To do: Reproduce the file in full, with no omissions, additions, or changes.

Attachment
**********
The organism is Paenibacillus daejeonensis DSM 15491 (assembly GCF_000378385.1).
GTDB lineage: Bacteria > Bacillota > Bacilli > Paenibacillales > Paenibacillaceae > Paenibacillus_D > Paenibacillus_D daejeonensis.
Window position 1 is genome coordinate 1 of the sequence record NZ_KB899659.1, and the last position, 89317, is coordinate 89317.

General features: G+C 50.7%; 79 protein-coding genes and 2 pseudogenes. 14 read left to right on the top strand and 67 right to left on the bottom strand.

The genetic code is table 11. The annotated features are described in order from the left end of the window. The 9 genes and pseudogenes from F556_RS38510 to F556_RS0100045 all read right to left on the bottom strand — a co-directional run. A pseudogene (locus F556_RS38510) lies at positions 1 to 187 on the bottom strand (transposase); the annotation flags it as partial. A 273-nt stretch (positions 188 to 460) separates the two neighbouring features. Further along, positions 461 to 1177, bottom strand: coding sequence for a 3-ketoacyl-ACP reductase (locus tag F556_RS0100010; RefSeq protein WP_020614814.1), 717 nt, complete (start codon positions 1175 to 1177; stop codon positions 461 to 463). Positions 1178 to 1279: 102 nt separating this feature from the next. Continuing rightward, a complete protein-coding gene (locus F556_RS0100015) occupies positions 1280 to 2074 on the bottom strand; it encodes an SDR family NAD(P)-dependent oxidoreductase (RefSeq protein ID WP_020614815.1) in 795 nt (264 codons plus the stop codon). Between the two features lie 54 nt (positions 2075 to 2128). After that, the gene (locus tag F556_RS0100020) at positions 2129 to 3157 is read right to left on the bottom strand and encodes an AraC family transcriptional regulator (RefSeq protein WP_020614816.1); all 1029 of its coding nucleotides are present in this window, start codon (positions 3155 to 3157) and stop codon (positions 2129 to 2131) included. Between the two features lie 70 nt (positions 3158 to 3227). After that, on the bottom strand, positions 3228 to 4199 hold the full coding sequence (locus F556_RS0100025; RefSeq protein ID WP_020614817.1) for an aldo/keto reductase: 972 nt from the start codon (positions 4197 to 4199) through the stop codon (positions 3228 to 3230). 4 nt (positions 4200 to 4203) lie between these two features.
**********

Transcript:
The organism is Paenibacillus daejeonensis DSM 15491 (assembly GCF_000378385.1).
GTDB lineage: Bacteria > Bacillota > Bacilli > Paenibacillales > Paenibacillaceae > Paenibacillus_D > Paenibacillus_D daejeonensis.
Window position 1 is genome coordinate 1 of the sequence record NZ_KB899659.1, and the last position, 89317, is coordinate 89317.

General features: G+C 50.7%; 79 protein-coding genes and 2 pseudogenes. 14 read left to right on the top strand and 67 right to left on the bottom strand.

The genetic code is table 11. The annotated features are described in order from the left end of the window. The 9 genes and pseudogenes from F556_RS38510 to F556_RS0100045 all read right to left on the bottom strand — a co-directional run. A pseudogene (locus F556_RS38510) lies at positions 1 to 187 on the bottom strand (transposase); the annotation flags it as partial. A 273-nt stretch (positions 188 to 460) separates the two neighbouring features. Further along, positions 461 to 1177, bottom strand: coding sequence for a 3-ketoacyl-ACP reductase (locus tag F556_RS0100010; RefSeq protein WP_020614814.1), 717 nt, complete (start codon positions 1175 to 1177; stop codon positions 461 to 463). Positions 1178 to 1279: 102 nt separating this feature from the next. Continuing rightward, a complete protein-coding gene (locus F556_RS0100015) occupies positions 1280 to 2074 on the bottom strand; it encodes an SDR family NAD(P)-dependent oxidoreductase (RefSeq protein ID WP_020614815.1) in 795 nt (264 codons plus the stop codon). Between the two features lie 54 nt (positions 2075 to 2128). After that, the gene (locus tag F556_RS0100020) at positions 2129 to 3157 is read right to left on the bottom strand and encodes an AraC family transcriptional regulator (RefSeq protein WP_020614816.1); all 1029 of its coding nucleotides are present in this window, start codon (positions 3155 to 3157) and stop codon (positions 2129 to 2131) included. Between the two features lie 70 nt (positions 3158 to 3227). After that, on the bottom strand, positions 3228 to 4199 hold the full coding sequence (locus F556_RS0100025; RefSeq protein ID WP_020614817.1) for an aldo/keto reductase: 972 nt from the start codon (positions 4197 to 4199) through the stop codon (positions 3228 to 3230). 4 nt (positions 4200 to 4203) lie between these two features.